SSL connect attempt failed error:14077410:SSL routines:SSL23_GET_SERVER_HELLO:sslv3 alert handshake failure at /usr/share/perl5/LWP/Protocol/http.pm line 47.

I tried debugging using a technique I found elsewhere and that was providing a command line switch to enable SSL debugging:

$ perl -MIO::Socket::SSL=debug4 myscript.pl
DEBUG: .../IO/Socket/SSL.pm:2700: new ctx 53819024
DEBUG: .../IO/Socket/SSL.pm:612: socket not yet connected
DEBUG: .../IO/Socket/SSL.pm:614: socket connected
DEBUG: .../IO/Socket/SSL.pm:636: ssl handshake not started
DEBUG: .../IO/Socket/SSL.pm:669: using SNI with hostname www.thetarget.domain
DEBUG: .../IO/Socket/SSL.pm:704: request OCSP stapling
DEBUG: .../IO/Socket/SSL.pm:723: set socket to non-blocking to enforce timeout=15
DEBUG: .../IO/Socket/SSL.pm:736: call Net::SSLeay::connect
DEBUG: .../IO/Socket/SSL.pm:739: done Net::SSLeay::connect -> -1
DEBUG: .../IO/Socket/SSL.pm:749: ssl handshake in progress
DEBUG: .../IO/Socket/SSL.pm:759: waiting for fd to become ready: SSL wants a read first
DEBUG: .../IO/Socket/SSL.pm:779: socket ready, retrying connect
DEBUG: .../IO/Socket/SSL.pm:736: call Net::SSLeay::connect
DEBUG: .../IO/Socket/SSL.pm:739: done Net::SSLeay::connect -> -1
DEBUG: .../IO/Socket/SSL.pm:742: SSL connect attempt failed

DEBUG: .../IO/Socket/SSL.pm:742: local error: SSL connect attempt failed error:14077410:SSL routines:SSL23_GET_SERVER_HELLO:sslv3 alert handshake failure
DEBUG: .../IO/Socket/SSL.pm:745: fatal SSL error: SSL connect attempt failed error:14077410:SSL routines:SSL23_GET_SERVER_HELLO:sslv3 alert handshake failure
DEBUG: ...erl5/Net/HTTPS.pm:69: ignoring less severe local error 'IO::Socket::IP configuration failed', keep 'SSL connect attempt failed error:14077410:SSL routines:SSL23_GET_SERVER_HELLO:sslv3 alert handshake failure'
DEBUG: .../IO/Socket/SSL.pm:2733: free ctx 53819024 open=53819024
DEBUG: .../IO/Socket/SSL.pm:2738: free ctx 53819024 callback
DEBUG: .../IO/Socket/SSL.pm:2745: OK free ctx 53819024

I tried capturing the session with tcpdump and viewing the session in Wireshark to make sense of what was happening:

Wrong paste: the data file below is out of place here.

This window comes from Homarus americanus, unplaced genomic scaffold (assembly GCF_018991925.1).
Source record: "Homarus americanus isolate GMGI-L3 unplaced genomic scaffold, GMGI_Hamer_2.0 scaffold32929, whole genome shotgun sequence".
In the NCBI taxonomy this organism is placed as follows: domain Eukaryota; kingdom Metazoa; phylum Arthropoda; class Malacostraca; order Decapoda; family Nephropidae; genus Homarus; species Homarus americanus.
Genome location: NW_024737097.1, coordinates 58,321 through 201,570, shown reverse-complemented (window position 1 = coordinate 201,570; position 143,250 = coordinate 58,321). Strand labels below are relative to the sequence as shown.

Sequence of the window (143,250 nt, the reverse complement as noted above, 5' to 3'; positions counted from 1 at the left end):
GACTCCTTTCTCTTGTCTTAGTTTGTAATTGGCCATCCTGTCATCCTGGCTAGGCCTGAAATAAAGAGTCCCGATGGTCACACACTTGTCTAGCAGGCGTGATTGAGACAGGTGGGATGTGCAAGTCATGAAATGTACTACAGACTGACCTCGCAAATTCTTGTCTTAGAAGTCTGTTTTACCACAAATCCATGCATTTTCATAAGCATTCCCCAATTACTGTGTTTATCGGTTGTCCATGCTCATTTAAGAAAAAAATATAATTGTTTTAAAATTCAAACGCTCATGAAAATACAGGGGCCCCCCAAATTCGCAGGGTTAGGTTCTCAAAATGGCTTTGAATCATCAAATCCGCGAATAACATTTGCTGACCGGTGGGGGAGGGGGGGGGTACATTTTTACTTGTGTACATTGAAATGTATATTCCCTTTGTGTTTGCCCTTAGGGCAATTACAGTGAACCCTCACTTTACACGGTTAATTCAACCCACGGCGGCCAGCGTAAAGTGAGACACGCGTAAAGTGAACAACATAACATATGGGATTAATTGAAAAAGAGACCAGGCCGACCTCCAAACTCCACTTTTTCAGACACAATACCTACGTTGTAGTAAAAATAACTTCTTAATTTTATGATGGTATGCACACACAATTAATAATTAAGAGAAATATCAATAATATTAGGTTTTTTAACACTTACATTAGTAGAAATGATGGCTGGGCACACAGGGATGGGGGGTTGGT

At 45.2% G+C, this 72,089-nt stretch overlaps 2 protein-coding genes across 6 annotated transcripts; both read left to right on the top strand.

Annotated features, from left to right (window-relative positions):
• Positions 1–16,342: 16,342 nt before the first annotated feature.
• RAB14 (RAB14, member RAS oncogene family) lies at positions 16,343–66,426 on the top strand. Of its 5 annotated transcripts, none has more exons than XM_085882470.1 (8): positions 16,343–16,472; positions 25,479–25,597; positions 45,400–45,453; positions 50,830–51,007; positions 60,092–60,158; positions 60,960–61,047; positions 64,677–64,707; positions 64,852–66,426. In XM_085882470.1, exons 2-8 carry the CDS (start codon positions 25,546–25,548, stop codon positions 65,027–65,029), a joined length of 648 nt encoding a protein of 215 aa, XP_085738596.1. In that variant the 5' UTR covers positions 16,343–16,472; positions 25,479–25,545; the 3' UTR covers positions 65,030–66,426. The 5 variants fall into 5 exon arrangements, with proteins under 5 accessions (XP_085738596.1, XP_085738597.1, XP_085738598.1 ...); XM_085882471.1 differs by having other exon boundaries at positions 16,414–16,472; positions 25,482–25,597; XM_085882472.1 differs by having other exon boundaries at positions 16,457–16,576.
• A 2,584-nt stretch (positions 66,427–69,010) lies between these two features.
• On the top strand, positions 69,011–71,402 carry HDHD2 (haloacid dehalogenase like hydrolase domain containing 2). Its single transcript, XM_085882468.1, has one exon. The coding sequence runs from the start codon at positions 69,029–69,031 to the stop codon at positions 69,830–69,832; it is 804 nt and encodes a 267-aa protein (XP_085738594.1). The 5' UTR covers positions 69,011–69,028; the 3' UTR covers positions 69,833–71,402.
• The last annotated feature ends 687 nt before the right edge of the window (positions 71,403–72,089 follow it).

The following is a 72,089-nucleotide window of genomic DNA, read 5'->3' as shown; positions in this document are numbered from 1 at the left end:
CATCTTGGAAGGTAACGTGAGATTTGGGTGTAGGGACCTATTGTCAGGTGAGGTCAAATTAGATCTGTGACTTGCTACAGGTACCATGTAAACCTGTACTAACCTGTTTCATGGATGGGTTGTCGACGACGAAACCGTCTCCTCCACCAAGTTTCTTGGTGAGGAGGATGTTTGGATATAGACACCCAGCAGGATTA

time=0.291136 client>server protocol=TLSv1.2 message=Client Hello
time=0.581841 server>client protocol=TLSv1.2 message=Alert (Level: Fatal, Description: Handshake Failure)

So basically AWS was outright rejecting the “Client Hello” packet without any negotiation at all. Neither was it citing a reason for the handshake failure.

At this point it became guesswork. Initially I considered forcing the protocol using the ssl_opts() function:

my $ua = WWW::Mechanize->new();
$ua->ssl_opts(
  'SSL_version' => 'TLSv1_2',
);

But this gave exactly the same result.

Then I thought about forcing the cipher. But to which cipher? I looked up Amazon’s list of accepted ciphers but that didn’t help much. You can try running the following but it gives too many options:

$ openssl ciphers
ECDHE-RSA-AES256-GCM-SHA384:ECDHE-ECDSA-AES256-GCM-SHA384:ECDHE-RSA-AES256-SHA384:ECDHE-ECDSA-AES256-SHA384:ECDHE-RSA-AES256-SHA:ECDHE-ECDSA-AES256-SHA:SRP-DSS-AES-256-CBC-SHA:SRP-RSA-AES-256-CBC-SHA:SRP-AES-256-CBC-SHA:...

So then I tried doing a connect using openssl to see what cipher it chose:

$ # note you can also add the -servername <domain> option for SNI
$ openssl s_client -connect www.thetarget.domain:443
...
New, TLSv1/SSLv3, Cipher is ECDHE-RSA-AES256-GCM-SHA384
Server public key is 2048 bit
Secure Renegotiation IS supported
Compression: NONE
Expansion: NONE
No ALPN negotiated
SSL-Session:
    Protocol  : TLSv1.2
    Cipher    : ECDHE-RSA-AES256-GCM-SHA384
...

So I then tried my Perl script setting the cipher to that reported by openssl:

my $ua = WWW::Mechanize->new();